An Approach to Apply the Separation of Concern Principle in UI Test Automation
Learn about developing a test automation infrastructure based on OOP concepts.
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At the beginning, let’s emphasize that automation is a kind of engineering at the core of the software industry. Basically, I’m not a quality engineer but ensuring the quality has my attention. I’ve been curious about this field in last several years and I had a chance to work with it in my last project, which is a desktop application.
We have built an automation infrastructure that is fragmented into four contexts:
The arrows demonstrate the direction of the dependency.
The application is responsible for launching the app with the configured values, resolving the inspection third-party library and initializing a session with the app. It has an entry point for the nested views. It talks mostly technical languages and few business languages.
It defines the views and it’s UI elements hierarchically, so each element has an owner and is composed in a parent element. It exposes the business actions and actual results. Also, it is responsible for loading the UI structure from JSON files. It talks mostly business language and a few technical languages.
For any reason, if a certain element or view has been moved to another module, all we need to do is edit its metadata to point to the new parent.
It has the business scenarios/assertions of the test cases. It talks only business languages.
This is for inspecting the UI elements by any type. When we want to locate a specific element relative to another element or we want to inspect an operational data, i.e. items in a grid, we do that using programmatic/dynamic inspection.
To achieve that, it exposes a parametrized functionality that is needed to manipulate the UI. In our case, we wrap the usage of xpath, page-source parsing, get child elements “/*”, or get input elements by its label “/following-sibling:”.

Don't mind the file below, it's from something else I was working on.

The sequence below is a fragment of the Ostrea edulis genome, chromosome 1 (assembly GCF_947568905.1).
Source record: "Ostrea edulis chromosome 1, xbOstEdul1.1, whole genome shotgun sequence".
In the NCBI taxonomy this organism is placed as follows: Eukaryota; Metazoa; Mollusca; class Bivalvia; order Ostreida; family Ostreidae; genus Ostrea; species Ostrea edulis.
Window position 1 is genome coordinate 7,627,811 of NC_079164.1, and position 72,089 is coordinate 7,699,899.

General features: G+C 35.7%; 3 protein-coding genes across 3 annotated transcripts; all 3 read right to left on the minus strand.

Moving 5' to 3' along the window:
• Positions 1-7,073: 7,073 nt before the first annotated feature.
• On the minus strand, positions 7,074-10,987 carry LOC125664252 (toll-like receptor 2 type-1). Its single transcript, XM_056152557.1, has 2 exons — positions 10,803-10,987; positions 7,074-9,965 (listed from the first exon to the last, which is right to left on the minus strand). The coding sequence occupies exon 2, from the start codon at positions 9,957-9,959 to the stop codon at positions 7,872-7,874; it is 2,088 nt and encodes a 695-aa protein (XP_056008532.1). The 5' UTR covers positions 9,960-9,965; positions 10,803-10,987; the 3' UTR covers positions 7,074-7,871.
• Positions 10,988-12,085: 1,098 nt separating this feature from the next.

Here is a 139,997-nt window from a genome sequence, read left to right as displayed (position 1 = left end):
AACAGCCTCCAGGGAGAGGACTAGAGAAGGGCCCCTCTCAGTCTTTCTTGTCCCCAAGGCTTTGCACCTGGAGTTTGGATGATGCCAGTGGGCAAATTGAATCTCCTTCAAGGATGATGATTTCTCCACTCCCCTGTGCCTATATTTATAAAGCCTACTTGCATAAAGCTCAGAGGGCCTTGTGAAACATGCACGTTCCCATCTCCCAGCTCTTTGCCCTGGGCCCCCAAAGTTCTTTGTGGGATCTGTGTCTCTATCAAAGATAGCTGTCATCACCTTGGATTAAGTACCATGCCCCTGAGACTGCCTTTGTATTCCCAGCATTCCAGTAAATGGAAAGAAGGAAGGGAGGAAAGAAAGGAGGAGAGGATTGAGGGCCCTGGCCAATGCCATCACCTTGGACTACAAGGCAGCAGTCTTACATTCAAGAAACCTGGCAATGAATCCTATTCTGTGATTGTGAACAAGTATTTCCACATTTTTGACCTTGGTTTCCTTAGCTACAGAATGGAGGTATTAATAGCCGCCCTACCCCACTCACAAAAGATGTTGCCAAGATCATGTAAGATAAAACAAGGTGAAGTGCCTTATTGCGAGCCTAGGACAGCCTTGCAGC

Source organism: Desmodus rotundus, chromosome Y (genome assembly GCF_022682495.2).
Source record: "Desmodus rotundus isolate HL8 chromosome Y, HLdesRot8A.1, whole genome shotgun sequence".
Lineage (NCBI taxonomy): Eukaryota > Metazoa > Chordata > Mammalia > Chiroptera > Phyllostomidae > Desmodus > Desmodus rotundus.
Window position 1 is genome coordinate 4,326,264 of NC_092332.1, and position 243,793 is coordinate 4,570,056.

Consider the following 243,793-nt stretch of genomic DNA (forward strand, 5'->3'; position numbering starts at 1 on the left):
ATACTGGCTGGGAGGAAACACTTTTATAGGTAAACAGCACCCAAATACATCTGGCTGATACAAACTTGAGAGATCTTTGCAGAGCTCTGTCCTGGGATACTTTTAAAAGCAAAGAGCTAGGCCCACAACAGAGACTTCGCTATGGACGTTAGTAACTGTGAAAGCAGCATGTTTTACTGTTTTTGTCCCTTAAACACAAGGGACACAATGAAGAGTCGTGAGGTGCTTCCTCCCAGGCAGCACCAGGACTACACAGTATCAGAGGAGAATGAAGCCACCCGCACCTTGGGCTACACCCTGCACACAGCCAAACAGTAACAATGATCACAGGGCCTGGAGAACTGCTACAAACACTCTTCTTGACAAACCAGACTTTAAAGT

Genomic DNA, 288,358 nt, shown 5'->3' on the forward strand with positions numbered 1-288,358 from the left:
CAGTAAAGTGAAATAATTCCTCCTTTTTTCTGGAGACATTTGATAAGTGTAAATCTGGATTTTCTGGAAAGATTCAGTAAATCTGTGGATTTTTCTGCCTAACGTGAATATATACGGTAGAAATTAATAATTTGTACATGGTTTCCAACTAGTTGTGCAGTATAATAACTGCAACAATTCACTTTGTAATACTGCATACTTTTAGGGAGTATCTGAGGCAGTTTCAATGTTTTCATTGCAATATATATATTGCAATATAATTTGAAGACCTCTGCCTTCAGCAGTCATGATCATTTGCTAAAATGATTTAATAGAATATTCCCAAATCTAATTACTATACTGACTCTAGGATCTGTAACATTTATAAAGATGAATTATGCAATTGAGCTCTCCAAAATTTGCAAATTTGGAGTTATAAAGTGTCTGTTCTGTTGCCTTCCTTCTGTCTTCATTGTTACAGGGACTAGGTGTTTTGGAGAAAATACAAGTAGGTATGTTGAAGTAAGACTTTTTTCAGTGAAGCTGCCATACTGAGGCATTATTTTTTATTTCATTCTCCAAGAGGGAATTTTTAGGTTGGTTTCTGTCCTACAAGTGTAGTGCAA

Each time the inspector is locating an element, they do that hierarchically based on the view’s meta-data.
This context talks only in technical language.
The infrastructure is implemented based on OOP concepts, i.e. composition, abstraction, polymorphism. The following diagram demonstrates the relationship between the four contexts.
Hypothetically, the AppiumInspector is pluggable. As we see, the Inspector domain is totally hidden from Tests.
The abstraction layer is for common behavior or definitions to govern the concrete implementations.
The main window is composed in the App. It exposes a navigation functionality for the nested views. Also, it is responsible for handling the popups and any raised window during the automation.
The UI metadata file specifies the UI structure and the inspection type (i.e. AutomationId, XPath, Name, Class. or Type).
Technology stack: Appium, C#, NUnit
This fragmentation and the abstraction helped us at the end to write a reliable script that is pure, talks a business language, and is so close to the manual test case’s steps.
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